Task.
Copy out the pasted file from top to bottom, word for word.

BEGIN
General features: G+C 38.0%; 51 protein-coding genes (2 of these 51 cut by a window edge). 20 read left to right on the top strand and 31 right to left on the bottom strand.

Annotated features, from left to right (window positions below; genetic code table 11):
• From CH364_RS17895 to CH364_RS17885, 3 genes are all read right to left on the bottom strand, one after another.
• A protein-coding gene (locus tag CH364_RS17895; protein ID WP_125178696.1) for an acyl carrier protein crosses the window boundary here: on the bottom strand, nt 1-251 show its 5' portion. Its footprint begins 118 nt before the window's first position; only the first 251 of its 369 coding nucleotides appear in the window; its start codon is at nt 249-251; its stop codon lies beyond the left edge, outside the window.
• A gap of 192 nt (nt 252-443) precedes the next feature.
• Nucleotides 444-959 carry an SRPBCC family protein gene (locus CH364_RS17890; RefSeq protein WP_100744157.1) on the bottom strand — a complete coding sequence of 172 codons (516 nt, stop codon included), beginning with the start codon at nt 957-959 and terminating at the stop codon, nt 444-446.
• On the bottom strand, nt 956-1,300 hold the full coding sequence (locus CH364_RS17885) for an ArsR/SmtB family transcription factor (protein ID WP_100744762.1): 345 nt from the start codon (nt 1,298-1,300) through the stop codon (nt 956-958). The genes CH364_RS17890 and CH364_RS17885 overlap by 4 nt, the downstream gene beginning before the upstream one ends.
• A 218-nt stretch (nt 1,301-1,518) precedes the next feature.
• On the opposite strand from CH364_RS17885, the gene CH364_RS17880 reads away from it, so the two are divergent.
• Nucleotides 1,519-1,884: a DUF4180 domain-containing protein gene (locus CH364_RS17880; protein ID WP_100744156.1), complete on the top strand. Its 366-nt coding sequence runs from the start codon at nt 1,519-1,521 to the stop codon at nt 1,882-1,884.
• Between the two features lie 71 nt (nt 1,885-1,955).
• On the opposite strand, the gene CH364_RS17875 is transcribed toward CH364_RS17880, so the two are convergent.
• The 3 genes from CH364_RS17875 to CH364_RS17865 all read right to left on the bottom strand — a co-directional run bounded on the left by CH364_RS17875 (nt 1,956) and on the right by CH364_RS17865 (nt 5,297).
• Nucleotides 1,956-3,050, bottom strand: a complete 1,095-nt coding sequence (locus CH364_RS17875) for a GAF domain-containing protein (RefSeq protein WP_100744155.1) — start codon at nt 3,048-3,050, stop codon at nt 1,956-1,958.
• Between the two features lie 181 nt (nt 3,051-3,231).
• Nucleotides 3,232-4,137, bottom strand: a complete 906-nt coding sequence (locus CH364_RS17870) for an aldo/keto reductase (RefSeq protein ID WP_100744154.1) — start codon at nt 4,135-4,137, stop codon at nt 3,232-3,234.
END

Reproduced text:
General features: G+C 38.0%; 51 protein-coding genes (2 of these 51 cut by a window edge). 20 read left to right on the top strand and 31 right to left on the bottom strand.

Annotated features, from left to right (window positions below; genetic code table 11):
• From CH364_RS17895 to CH364_RS17885, 3 genes are all read right to left on the bottom strand, one after another.
• A protein-coding gene (locus tag CH364_RS17895; protein ID WP_125178696.1) for an acyl carrier protein crosses the window boundary here: on the bottom strand, nt 1-251 show its 5' portion. Its footprint begins 118 nt before the window's first position; only the first 251 of its 369 coding nucleotides appear in the window; its start codon is at nt 249-251; its stop codon lies beyond the left edge, outside the window.
• A gap of 192 nt (nt 252-443) precedes the next feature.
• Nucleotides 444-959 carry an SRPBCC family protein gene (locus CH364_RS17890; RefSeq protein WP_100744157.1) on the bottom strand — a complete coding sequence of 172 codons (516 nt, stop codon included), beginning with the start codon at nt 957-959 and terminating at the stop codon, nt 444-446.
• On the bottom strand, nt 956-1,300 hold the full coding sequence (locus CH364_RS17885) for an ArsR/SmtB family transcription factor (protein ID WP_100744762.1): 345 nt from the start codon (nt 1,298-1,300) through the stop codon (nt 956-958). The genes CH364_RS17890 and CH364_RS17885 overlap by 4 nt, the downstream gene beginning before the upstream one ends.
• A 218-nt stretch (nt 1,301-1,518) precedes the next feature.
• On the opposite strand from CH364_RS17885, the gene CH364_RS17880 reads away from it, so the two are divergent.
• Nucleotides 1,519-1,884: a DUF4180 domain-containing protein gene (locus CH364_RS17880; protein ID WP_100744156.1), complete on the top strand. Its 366-nt coding sequence runs from the start codon at nt 1,519-1,521 to the stop codon at nt 1,882-1,884.
• Between the two features lie 71 nt (nt 1,885-1,955).
• On the opposite strand, the gene CH364_RS17875 is transcribed toward CH364_RS17880, so the two are convergent.
• The 3 genes from CH364_RS17875 to CH364_RS17865 all read right to left on the bottom strand — a co-directional run bounded on the left by CH364_RS17875 (nt 1,956) and on the right by CH364_RS17865 (nt 5,297).
• Nucleotides 1,956-3,050, bottom strand: a complete 1,095-nt coding sequence (locus CH364_RS17875) for a GAF domain-containing protein (RefSeq protein WP_100744155.1) — start codon at nt 3,048-3,050, stop codon at nt 1,956-1,958.
• Between the two features lie 181 nt (nt 3,051-3,231).
• Nucleotides 3,232-4,137, bottom strand: a complete 906-nt coding sequence (locus CH364_RS17870) for an aldo/keto reductase (RefSeq protein ID WP_100744154.1) — start codon at nt 4,135-4,137, stop codon at nt 3,232-3,234.